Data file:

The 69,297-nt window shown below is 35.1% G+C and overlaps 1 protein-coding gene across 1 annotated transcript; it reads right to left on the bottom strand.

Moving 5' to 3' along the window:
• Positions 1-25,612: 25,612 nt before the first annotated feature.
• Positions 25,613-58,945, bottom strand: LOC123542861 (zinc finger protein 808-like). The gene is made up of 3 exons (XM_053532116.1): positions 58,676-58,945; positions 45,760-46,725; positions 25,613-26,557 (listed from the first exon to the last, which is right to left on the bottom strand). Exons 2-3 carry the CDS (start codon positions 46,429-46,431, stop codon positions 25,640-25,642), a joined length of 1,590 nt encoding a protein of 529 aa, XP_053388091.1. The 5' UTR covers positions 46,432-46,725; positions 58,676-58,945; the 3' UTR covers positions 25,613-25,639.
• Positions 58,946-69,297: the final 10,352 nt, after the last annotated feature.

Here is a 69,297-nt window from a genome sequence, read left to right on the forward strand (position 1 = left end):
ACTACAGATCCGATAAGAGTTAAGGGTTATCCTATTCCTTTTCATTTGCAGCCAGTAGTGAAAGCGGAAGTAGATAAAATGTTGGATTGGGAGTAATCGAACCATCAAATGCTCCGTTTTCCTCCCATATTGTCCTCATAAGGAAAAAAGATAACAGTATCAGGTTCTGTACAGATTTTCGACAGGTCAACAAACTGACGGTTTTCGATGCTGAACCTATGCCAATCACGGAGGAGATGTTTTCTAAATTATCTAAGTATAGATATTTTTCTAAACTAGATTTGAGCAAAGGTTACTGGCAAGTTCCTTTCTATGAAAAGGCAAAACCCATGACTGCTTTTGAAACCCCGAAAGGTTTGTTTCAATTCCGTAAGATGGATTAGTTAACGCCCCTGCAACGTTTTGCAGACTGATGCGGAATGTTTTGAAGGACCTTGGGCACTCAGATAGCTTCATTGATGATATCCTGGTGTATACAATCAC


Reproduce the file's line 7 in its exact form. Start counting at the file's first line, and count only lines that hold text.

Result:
ACTACAGATCCGATAAGAGTTAAGGGTTATCCTATTCCTTTTCATTTGCAGCCAGTAGTGAAAGCGGAAGTAGATAAAATGTTGGATTGGGAGTAATCGAACCATCAAATGCTCCGTTTTCCTCCCATATTGTCCTCATAAGGAAAAAAGATAACAGTATCAGGTTCTGTACAGATTTTCGACAGGTCAACAAACTGACGGTTTTCGATGCTGAACCTATGCCAATCACGGAGGAGATGTTTTCTAAATTATCTAAGTATAGATATTTTTCTAAACTAGATTTGAGCAAAGGTTACTGGCAAGTTCCTTTCTATGAAAAGGCAAAACCCATGACTGCTTTTGAAACCCCGAAAGGTTTGTTTCAATTCCGTAAGATGGATTAGTTAACGCCCCTGCAACGTTTTGCAGACTGATGCGGAATGTTTTGAAGGACCTTGGGCACTCAGATAGCTTCATTGATGATATCCTGGTGTATACAATCAC